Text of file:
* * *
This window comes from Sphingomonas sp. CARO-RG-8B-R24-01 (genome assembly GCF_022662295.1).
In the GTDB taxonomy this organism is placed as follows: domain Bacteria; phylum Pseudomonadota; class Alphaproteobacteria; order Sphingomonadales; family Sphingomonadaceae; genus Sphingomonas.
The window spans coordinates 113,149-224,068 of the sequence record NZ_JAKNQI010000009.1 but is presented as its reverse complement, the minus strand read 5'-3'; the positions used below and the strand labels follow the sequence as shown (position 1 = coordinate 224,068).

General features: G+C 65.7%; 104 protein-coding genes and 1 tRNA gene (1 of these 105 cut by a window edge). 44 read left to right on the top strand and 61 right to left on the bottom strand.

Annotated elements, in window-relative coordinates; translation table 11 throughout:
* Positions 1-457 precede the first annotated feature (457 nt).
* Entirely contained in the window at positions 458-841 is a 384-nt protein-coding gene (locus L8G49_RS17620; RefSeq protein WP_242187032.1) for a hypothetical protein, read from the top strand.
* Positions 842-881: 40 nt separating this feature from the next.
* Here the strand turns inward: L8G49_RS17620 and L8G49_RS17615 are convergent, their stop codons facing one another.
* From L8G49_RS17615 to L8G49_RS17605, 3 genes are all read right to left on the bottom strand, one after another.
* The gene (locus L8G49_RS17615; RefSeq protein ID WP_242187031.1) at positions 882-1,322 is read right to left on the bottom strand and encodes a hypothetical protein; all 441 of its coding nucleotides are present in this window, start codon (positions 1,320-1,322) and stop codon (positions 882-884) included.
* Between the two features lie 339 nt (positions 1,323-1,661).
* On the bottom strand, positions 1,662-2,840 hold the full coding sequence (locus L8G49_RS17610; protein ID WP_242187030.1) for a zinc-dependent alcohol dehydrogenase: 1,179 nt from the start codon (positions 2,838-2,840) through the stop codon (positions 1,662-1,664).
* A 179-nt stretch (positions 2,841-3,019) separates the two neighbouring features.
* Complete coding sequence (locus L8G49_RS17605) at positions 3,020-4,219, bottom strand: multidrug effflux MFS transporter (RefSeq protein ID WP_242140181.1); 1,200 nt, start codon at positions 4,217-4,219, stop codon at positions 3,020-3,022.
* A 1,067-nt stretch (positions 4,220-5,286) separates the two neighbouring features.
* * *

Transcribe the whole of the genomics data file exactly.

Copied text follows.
This window comes from Sphingomonas sp. CARO-RG-8B-R24-01 (genome assembly GCF_022662295.1).
In the GTDB taxonomy this organism is placed as follows: domain Bacteria; phylum Pseudomonadota; class Alphaproteobacteria; order Sphingomonadales; family Sphingomonadaceae; genus Sphingomonas.
The window spans coordinates 113,149-224,068 of the sequence record NZ_JAKNQI010000009.1 but is presented as its reverse complement, the minus strand read 5'-3'; the positions used below and the strand labels follow the sequence as shown (position 1 = coordinate 224,068).

General features: G+C 65.7%; 104 protein-coding genes and 1 tRNA gene (1 of these 105 cut by a window edge). 44 read left to right on the top strand and 61 right to left on the bottom strand.

Annotated elements, in window-relative coordinates; translation table 11 throughout:
* Positions 1-457 precede the first annotated feature (457 nt).
* Entirely contained in the window at positions 458-841 is a 384-nt protein-coding gene (locus L8G49_RS17620; RefSeq protein WP_242187032.1) for a hypothetical protein, read from the top strand.
* Positions 842-881: 40 nt separating this feature from the next.
* Here the strand turns inward: L8G49_RS17620 and L8G49_RS17615 are convergent, their stop codons facing one another.
* From L8G49_RS17615 to L8G49_RS17605, 3 genes are all read right to left on the bottom strand, one after another.
* The gene (locus L8G49_RS17615; RefSeq protein ID WP_242187031.1) at positions 882-1,322 is read right to left on the bottom strand and encodes a hypothetical protein; all 441 of its coding nucleotides are present in this window, start codon (positions 1,320-1,322) and stop codon (positions 882-884) included.
* Between the two features lie 339 nt (positions 1,323-1,661).
* On the bottom strand, positions 1,662-2,840 hold the full coding sequence (locus L8G49_RS17610; protein ID WP_242187030.1) for a zinc-dependent alcohol dehydrogenase: 1,179 nt from the start codon (positions 2,838-2,840) through the stop codon (positions 1,662-1,664).
* A 179-nt stretch (positions 2,841-3,019) separates the two neighbouring features.
* Complete coding sequence (locus L8G49_RS17605) at positions 3,020-4,219, bottom strand: multidrug effflux MFS transporter (RefSeq protein ID WP_242140181.1); 1,200 nt, start codon at positions 4,217-4,219, stop codon at positions 3,020-3,022.
* A 1,067-nt stretch (positions 4,220-5,286) separates the two neighbouring features.